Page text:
SOURCE BY RYAN POLHEMUS
This October, Boston neighborhoods were issued Noise Report Cards based on data from the Greater Boston Neighborhood Noise Survey, a study conducted over the past year to investigate noise pollution in greater Boston. The Fenway earned a dismal D- grade.
The study was conducted by Erica Walker, a doctoral candidate at the Harvard T.H. Chan School of Public Health. In an effort to determine the relationship between community noise and public health, Walker surveyed over 1,100 Boston residents from fall 2015 to spring 2016, collected ambient sound data at 400 sites across the city, and analyzed noise complaints filed with the Boston Police Department.
The data was broken down by neighborhood, considering factors like day and nighttime sound levels, resident noise perception, population demographics, and proximity to transportation networks. For the report cards, neighborhoods were rated on a 100-point scale, with points subtracted for things like decibels over the World Health Organization’s recommended noise level and per capita noise complaints. Due to low survey participation, Walker combined the Fenway with Longwood Medical Area (only 23 surveys were completed between the two districts), an important factor to consider when evaluation the results.
What constitutes noise? Is the roar of a crowd during the World Series, for instance, considered pollution? “For some people, sounds experienced in the neighborhood may not actually be unwanted,” said Walker. “It may not be considered noise. I think that key components of what constitutes noise pollution are sounds that are perceived as unwanted and uncontrollable by the majority of neighborhood residents. Noise, to me, is about a negative perception and lack of control over one’s soundscape.”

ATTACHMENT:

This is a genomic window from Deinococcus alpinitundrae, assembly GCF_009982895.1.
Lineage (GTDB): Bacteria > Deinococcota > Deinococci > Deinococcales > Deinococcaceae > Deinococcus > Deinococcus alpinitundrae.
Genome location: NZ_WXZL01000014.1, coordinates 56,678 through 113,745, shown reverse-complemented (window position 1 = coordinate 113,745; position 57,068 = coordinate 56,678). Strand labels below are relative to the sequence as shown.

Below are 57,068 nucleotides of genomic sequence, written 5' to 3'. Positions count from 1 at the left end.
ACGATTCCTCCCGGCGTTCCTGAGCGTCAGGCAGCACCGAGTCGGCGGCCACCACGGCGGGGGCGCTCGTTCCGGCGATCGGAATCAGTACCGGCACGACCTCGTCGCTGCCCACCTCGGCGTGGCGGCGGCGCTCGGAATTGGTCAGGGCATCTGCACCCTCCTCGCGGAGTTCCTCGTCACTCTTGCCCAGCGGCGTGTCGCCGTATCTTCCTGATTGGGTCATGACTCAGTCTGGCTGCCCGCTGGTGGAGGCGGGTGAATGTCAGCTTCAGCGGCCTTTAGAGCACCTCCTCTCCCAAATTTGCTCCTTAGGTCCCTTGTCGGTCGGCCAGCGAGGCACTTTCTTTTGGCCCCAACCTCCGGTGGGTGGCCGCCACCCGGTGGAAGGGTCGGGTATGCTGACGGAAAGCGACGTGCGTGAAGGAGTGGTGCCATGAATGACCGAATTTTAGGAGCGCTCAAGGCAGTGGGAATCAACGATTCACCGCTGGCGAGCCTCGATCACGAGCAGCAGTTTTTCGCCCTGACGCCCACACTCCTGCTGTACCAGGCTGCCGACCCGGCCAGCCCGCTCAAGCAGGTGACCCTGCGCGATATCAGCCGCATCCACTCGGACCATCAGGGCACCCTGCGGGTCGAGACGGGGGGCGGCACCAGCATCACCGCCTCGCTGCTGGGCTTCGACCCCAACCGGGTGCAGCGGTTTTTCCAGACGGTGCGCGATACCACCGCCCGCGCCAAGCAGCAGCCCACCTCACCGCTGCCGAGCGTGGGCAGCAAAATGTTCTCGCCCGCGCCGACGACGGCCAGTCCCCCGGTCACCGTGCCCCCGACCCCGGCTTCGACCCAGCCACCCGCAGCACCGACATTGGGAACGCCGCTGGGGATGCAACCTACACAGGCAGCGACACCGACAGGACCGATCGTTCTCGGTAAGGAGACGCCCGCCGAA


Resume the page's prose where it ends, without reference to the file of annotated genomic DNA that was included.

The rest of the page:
According to Walker’s findings, the greatest source of aural annoyance for Fenway residents was construction noise (which makes sense, as much of neighborhood goes vertical), followed by car horns. Ranked third was “Noise after 10pm,” which bodes ill in an area with a slew of new restaurants and a dense student population. Parks and playgrounds were ranked least annoying, which might be heartening news as the Back Bay Fenws make up so much of the niebhoorhood’s geography.
Walker puts forth several recommendations about what the average citizen can do to up the Fenway’s grade. “It start with understanding controlling your soundscape footprint. ‘Can yo do things quieter?’ is a question we should all ask ourselves from time to time. However, on a city level, I do think that we do need to revisit our noise ordinances. For example, construction can start at 7am. We are talking about construction clocking in at over 75 decibels, which is well over the daytime noise level recommendations set forth by the World Health Organization. Is this reasonable?”
Walker is currently conducting an updated survey, to be released 2020, as well as expanding her research to cities across the country. The updated survey will more thoroughly explore noise perception, determinants of noise pollution, health impacts and disease manifestation, and positive aspect of neighborhood sound. For more information, including Walker’s blog and complete research, visit www.noiseandcity.org.
Ryan Polhemus lives in Watertown.